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PART 2: YEA! has a lot of moving parts

YEA(EDITOR’S NOTE: This is the second article in a two-part series on the new Young Entrepreneurs Academy that launches October 12 in Knoxville.)

By Tom Ballard, Chief Alliance Officer, Pershing Yoakley & Associates, P.C.

The new Young Entrepreneurs Academy (YEA!) that the Knoxville Chamber is sponsoring is anything but an easy undertaking, even for the Chamber’s executive who is a master of managing large and challenging events.

Lori Fuller, Vice President of Marketing and Events, describes YEA! as “a logistical monster,” and we certainly understood the realities after talking with her. Yet, the year-long program is a critical ingredient in preparing the community for a strong entrepreneurial foundation.

It starts with the process of selecting 24 students from the community. YEA! is not an “anyone can participate” activity. Students are nominated and then have to fill out an application, so the Knoxville Chamber team started working with Jim McIntyre, Knox County Superintendent of Schools, and his team, to communicate information about the program to Principals, Guidance Counselors and others so they could nominate students who would thrive in the program.

More than 80 students were nominated, and each nominee was contacted and introduced to the program. All who ultimately applied were interviewed one-on-one by Fuller; Mark Field, Senior Vice President of Membership at the Chamber; Holly Helton, Events Manager for the Chamber; or staff members of the Knoxville Entrepreneur Center.

“We needed a place to have it (the weekly classes),” Fuller said of the sessions that run three hours – 5 to 8 p.m. – on Tuesday nights except holiday periods. The Chamber turned to the Haslam College of Business at the University of Tennessee (UT), which readily agreed to serve as host.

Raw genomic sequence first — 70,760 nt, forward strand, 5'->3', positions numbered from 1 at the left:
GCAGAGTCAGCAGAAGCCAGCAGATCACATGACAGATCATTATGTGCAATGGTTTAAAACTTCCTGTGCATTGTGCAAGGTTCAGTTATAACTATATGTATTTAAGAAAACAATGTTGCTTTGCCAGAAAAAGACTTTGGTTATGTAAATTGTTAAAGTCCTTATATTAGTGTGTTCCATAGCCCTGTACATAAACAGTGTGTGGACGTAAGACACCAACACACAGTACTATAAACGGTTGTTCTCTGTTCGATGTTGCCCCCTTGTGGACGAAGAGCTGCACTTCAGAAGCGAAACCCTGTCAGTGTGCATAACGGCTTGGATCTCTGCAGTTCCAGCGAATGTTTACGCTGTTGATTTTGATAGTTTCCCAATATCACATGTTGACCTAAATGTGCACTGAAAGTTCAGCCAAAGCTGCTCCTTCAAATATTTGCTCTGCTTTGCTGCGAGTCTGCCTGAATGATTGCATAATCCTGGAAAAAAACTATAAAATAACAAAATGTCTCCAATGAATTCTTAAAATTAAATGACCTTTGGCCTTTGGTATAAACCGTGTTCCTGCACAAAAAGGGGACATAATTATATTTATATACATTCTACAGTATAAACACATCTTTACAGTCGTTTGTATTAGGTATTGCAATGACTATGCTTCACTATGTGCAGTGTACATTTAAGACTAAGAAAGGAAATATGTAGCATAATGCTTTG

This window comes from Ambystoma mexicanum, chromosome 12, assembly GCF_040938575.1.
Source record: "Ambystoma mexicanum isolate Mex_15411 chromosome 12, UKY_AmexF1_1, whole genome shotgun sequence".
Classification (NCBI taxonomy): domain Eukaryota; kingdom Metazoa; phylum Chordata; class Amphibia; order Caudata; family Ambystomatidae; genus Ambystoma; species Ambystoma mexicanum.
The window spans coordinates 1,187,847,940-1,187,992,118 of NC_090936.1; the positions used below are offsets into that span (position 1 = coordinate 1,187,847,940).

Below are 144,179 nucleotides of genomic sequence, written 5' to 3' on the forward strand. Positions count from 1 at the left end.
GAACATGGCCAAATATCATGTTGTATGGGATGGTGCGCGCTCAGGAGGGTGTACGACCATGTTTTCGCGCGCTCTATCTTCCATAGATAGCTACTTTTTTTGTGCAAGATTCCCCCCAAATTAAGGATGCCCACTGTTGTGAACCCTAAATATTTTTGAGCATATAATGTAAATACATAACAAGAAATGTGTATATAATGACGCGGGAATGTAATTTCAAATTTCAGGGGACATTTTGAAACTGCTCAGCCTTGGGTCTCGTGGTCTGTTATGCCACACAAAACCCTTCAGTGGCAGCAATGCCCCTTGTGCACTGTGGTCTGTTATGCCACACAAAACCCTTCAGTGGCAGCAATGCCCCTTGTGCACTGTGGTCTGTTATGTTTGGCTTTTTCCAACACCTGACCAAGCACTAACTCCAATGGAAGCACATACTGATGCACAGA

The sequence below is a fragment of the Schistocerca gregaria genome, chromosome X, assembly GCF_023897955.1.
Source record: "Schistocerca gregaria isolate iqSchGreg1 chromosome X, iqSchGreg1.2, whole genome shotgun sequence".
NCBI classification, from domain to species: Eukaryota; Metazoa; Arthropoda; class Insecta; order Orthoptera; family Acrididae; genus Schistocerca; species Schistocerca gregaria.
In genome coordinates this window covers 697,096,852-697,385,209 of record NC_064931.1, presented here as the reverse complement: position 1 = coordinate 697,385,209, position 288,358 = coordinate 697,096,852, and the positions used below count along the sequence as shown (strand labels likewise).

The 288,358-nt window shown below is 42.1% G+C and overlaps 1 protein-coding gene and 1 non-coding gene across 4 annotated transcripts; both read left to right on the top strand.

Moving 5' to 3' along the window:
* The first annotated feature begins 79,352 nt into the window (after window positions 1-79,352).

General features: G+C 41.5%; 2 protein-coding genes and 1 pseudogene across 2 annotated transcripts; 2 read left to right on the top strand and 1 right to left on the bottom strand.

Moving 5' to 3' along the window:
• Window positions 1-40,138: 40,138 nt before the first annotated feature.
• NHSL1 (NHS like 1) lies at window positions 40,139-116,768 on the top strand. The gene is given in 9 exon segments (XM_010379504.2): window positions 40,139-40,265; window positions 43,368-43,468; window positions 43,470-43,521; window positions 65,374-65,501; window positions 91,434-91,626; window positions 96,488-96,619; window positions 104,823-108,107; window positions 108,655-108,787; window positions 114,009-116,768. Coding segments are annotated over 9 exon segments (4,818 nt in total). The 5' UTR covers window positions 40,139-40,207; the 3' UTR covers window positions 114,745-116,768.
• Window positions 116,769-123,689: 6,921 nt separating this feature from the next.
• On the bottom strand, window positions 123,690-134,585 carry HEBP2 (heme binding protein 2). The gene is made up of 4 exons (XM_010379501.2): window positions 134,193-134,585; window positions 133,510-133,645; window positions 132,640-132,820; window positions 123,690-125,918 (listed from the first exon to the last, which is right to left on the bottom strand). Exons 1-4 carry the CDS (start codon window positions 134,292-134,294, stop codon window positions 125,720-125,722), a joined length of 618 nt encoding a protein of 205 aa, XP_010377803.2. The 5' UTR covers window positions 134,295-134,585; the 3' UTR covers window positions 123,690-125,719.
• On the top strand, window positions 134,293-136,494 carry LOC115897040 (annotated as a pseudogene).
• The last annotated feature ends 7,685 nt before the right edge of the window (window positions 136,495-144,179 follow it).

The Chamber also needed a Program Manager and found that individual in a UT senior student.

Then, there’s the matter of the curriculum. The 30 sessions are divided into thematic periods and, even though the YEA! parent organization provides instructional materials, there’s still the matter of finding energetic, engaging individuals to serve as instructors.

Fuller noted that these people have to be able to capture the YEA! students’ attention.

  • The first block of instruction is 10 weeks focused on idea generation, validation, etc. Local entrepreneur Haseeb Qureshi, Co-Founder and Chief Executive Officer (CEO) of Audiohand, is handling those session.
  • Next up is the process of creating the pitch which will be used in the finale when a Knoxville student is selected to move to the regional competition and a chance to participate in the national finals. Kevin Kragenbrink, President and CEO of Tech 2020, is the instructor for those 13 sessions.
  • Finally, there’s what Fuller describes as the launch phase. It is seven sessions, four of which involve field trips to cool businesses in the community.

As if those are not enough moving parts, Fuller says YEA! requires about 60 volunteers. The Chamber has targeted an initial group of its members to recruit for those slots.

How important is the initiative? Consider these facts gleaned from the national YEA! website:

  • Since its inception more than a decade ago, 100 percent of YEA! graduates have finished high school on time.
  • Ninety-nine percent of YEA! graduates enroll in college.
  • Nineteen percent of the YEA! alumni form a second business after their inaugural YEA! experience. In fact, more than 3,000 businesses have been launched by the 4,338 YEA! graduates.
  • Nearly one-half of the participants are females, and 56 percent are classified as under-represented minorities.

Tom Ballard

By Tom Ballard, Chief Alliance Officer,
Pershing Yoakley & Associates. P.C.

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